Editor’s Note: You may recall Rebecca Fenn. She was a 2013/2014 Eagle Rock Public Allies Fellow who initiated a study to better understand moral and ethical code development here at Eagle Rock. One year removed from her Fellowship and Rebecca is back (in a literary sense) with a summary of her findings, which suggest among other things that bridging the gap between school and family might be the first place to look in the study of moral and ethical curriculum.
By Rebecca Fenn
Relationships matter. They matter in school, in life, with students, with co-workers, leadership, policy-makers and even with the elk that share your back yard.
No matter the organization, relationships shape climate, and at the Eagle Rock School and Professional Development Center in Estes Park, Colorado, I found community members use their relationships to fuel education through daily gatherings, social-emotional graduation requirements, moral and ethical code development and residential life.
When Eagle Rock students develop their moral and ethical codes every trimester, they draw on information they learned from relationships with other people.
Whether through observation, friendship, love, trust, respect, or proximity, the relationships that students develop in and outside of Eagle Rock help form the way they think morally. And each moral and ethical code is a combined reflection of all of a student’s moral and ethical relationships.
This transference of knowledge and beliefs through meaningful relationships continues to fascinate me. So much in fact that in the year following my time spent as the Life After Eagle Rock Fellow, I attended graduate school where I conducted a qualitative research study on moral and ethical code development at Eagle Rock School.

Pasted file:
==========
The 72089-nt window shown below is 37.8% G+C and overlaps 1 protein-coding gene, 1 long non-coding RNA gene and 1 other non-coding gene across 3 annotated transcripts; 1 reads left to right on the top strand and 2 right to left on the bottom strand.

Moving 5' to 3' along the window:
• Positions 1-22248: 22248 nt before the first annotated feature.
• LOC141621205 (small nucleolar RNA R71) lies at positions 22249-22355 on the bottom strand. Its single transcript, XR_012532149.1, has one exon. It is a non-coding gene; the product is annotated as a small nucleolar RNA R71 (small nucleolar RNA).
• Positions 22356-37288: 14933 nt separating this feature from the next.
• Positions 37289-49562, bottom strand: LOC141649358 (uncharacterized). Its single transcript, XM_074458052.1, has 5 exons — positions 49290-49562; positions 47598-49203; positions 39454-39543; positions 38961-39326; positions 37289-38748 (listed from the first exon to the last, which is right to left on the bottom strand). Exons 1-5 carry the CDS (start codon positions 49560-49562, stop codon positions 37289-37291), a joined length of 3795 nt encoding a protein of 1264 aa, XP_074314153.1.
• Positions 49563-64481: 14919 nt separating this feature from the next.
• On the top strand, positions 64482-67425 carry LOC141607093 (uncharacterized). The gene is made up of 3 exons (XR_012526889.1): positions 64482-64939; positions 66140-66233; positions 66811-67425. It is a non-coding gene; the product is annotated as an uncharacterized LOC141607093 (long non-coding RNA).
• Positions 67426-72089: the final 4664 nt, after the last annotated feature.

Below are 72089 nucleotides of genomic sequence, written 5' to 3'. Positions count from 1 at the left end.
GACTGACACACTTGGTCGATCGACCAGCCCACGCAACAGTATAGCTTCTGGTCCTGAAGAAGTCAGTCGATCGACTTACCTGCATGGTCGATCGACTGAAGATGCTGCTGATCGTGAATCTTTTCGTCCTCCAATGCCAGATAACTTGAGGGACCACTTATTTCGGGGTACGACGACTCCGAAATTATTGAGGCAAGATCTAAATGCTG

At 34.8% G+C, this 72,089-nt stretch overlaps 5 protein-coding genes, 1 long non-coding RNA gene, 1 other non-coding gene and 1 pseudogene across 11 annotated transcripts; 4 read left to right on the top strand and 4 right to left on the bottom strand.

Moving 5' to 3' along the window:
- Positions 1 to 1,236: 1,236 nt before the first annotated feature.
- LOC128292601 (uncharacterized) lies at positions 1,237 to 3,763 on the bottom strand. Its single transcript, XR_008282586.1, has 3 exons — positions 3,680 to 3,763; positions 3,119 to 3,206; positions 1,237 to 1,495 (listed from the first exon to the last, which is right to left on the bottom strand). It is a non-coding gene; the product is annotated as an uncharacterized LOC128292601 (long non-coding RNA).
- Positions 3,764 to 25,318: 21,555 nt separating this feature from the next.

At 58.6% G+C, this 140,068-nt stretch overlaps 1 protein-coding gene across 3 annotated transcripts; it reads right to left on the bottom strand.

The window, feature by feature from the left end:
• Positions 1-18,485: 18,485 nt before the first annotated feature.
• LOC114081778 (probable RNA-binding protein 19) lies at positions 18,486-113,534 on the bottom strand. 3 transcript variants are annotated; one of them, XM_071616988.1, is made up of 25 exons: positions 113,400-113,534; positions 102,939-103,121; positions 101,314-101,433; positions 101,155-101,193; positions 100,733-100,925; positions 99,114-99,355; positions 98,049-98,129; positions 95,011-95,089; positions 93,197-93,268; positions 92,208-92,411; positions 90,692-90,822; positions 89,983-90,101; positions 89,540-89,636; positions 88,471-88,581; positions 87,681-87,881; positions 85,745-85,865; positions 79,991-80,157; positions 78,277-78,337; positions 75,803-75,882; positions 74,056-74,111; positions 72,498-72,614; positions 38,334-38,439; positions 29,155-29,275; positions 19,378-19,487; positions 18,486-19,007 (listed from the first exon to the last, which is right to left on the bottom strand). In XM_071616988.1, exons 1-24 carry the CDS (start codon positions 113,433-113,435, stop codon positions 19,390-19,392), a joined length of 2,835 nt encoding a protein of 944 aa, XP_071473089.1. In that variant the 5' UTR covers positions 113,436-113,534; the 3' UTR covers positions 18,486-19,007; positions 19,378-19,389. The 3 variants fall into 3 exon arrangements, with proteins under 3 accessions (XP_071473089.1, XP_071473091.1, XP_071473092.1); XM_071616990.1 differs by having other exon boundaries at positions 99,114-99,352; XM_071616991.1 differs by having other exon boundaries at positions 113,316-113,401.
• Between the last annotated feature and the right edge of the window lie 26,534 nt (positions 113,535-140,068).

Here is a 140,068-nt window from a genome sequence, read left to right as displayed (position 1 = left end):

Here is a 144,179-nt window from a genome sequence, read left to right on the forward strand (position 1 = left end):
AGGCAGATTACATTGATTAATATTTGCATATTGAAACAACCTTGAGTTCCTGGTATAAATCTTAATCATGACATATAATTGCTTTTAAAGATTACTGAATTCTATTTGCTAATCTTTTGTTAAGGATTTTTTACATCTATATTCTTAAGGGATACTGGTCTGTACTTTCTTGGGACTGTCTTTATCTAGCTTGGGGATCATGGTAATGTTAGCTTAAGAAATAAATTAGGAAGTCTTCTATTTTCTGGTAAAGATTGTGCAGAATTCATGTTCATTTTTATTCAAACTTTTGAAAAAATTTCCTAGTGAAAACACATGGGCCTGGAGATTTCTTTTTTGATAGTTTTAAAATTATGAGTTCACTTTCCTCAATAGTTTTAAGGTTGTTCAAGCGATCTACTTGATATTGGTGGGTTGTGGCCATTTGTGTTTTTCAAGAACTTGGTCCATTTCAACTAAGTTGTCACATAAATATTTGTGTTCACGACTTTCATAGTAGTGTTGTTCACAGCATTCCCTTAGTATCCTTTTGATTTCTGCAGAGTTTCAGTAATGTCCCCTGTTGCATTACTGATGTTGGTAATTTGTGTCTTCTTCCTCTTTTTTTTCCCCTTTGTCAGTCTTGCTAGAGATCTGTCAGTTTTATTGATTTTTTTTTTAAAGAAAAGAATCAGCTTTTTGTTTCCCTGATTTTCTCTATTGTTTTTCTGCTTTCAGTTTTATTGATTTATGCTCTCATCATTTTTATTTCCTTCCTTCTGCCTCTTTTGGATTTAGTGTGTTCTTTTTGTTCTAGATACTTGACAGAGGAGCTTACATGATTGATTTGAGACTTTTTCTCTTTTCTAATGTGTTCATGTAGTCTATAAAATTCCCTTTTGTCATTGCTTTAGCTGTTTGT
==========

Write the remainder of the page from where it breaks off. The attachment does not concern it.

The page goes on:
In my study, I used social network analyses — a research method that quantifies social relationships into maps — to determine where it was exactly that students were receiving their moral and ethical advice and how the Eagle Rock community could use this information to better understand its own moral and ethical code program.
The research began with a survey in which each student was asked to list up to 10 people to whom they turned for moral and ethical advice. From there I created a sociogram, or map, of these relationships and looked for trends. (It is important to note that because this study only looked at students who responded to the survey, the sampling was self-selected and no broad claims can be made about trends in the school as a whole. However, confining the analysis to the data provided, it still lends insight into the moral advice-seeking behavior of this self-selected group of students.)
I found one of the most important findings of this study to be the fact that family is essential to moral development. This finding matches the research of prominent child psychologists such as Goleman, Freud, Piaget and Kohlberg, who say that a student’s parents, caregivers and teachers are the primary sources of moral and ethical learning for children and young adults. Looking at the sociogram below you can see that 15 out of 19 of the sample population reported a family member in their moral advice-seeking network.
Figure 1 (below). Sociogram of the entire network sampling, in which boxes represent family members, black dots represent surveyed students, and blue dots represent all other individuals.
Although students’ advice-seeking networks included current Eagle Rock students, current Eagle Rock staff, and outside friends, none of these categories showed up as consistently in advice-seeking networks as family.